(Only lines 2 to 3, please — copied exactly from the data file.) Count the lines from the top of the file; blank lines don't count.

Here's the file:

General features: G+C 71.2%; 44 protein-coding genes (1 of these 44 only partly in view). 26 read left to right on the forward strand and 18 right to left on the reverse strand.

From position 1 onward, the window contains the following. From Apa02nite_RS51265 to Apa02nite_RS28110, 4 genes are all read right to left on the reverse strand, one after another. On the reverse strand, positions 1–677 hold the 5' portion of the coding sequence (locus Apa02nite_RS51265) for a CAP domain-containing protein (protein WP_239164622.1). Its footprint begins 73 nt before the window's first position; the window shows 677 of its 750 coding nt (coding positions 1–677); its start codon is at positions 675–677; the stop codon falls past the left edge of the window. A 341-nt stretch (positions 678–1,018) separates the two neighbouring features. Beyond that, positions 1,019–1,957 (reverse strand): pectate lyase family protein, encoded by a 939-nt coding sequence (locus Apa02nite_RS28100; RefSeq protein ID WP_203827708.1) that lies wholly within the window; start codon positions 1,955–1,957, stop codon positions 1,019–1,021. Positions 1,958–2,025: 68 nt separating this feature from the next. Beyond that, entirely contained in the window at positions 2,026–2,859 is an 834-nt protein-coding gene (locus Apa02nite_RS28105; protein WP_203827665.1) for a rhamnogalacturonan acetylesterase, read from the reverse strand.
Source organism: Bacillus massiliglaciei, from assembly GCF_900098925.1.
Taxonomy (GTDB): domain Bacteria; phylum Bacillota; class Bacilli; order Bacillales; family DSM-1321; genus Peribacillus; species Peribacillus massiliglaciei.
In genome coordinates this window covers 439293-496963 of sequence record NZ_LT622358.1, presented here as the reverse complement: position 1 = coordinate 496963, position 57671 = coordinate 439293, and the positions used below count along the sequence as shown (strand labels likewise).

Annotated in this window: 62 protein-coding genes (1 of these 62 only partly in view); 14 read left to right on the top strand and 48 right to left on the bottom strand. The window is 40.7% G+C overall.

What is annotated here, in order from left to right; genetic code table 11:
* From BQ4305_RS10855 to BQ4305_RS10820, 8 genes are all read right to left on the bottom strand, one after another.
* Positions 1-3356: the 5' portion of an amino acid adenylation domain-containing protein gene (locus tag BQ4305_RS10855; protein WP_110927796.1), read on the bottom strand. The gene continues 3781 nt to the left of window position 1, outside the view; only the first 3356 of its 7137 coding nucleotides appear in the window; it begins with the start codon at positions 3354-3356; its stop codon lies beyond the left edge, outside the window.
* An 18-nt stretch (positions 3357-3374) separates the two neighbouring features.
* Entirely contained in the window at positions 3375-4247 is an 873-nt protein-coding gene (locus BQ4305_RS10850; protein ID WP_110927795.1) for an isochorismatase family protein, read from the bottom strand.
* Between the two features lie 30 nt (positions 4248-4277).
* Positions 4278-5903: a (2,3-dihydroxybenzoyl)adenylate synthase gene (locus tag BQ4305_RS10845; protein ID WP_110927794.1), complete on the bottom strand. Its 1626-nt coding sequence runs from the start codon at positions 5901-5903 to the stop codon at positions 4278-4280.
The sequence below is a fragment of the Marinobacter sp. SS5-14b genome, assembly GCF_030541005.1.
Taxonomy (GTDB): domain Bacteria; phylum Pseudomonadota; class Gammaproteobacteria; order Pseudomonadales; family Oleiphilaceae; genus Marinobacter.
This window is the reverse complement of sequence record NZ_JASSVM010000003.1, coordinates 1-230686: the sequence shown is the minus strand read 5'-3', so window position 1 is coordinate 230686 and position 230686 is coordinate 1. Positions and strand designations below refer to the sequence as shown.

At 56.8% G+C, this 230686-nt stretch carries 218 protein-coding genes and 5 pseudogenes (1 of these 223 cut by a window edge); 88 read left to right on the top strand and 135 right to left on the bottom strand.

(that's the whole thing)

From position 1 onward, the window contains the following. From Apa02nite_RS51265 to Apa02nite_RS28110, 4 genes are all read right to left on the reverse strand, one after another. On the reverse strand, positions 1–677 hold the 5' portion of the coding sequence (locus Apa02nite_RS51265) for a CAP domain-containing protein (protein WP_239164622.1). Its footprint begins 73 nt before the window's first position; the window shows 677 of its 750 coding nt (coding positions 1–677); its start codon is at positions 675–677; the stop codon falls past the left edge of the window. A 341-nt stretch (positions 678–1,018) separates the two neighbouring features. Beyond that, positions 1,019–1,957 (reverse strand): pectate lyase family protein, encoded by a 939-nt coding sequence (locus Apa02nite_RS28100; RefSeq protein ID WP_203827708.1) that lies wholly within the window; start codon positions 1,955–1,957, stop codon positions 1,019–1,021. Positions 1,958–2,025: 68 nt separating this feature from the next. Beyond that, entirely contained in the window at positions 2,026–2,859 is an 834-nt protein-coding gene (locus Apa02nite_RS28105; protein WP_203827665.1) for a rhamnogalacturonan acetylesterase, read from the reverse strand.
Source organism: Bacillus massiliglaciei, from assembly GCF_900098925.1.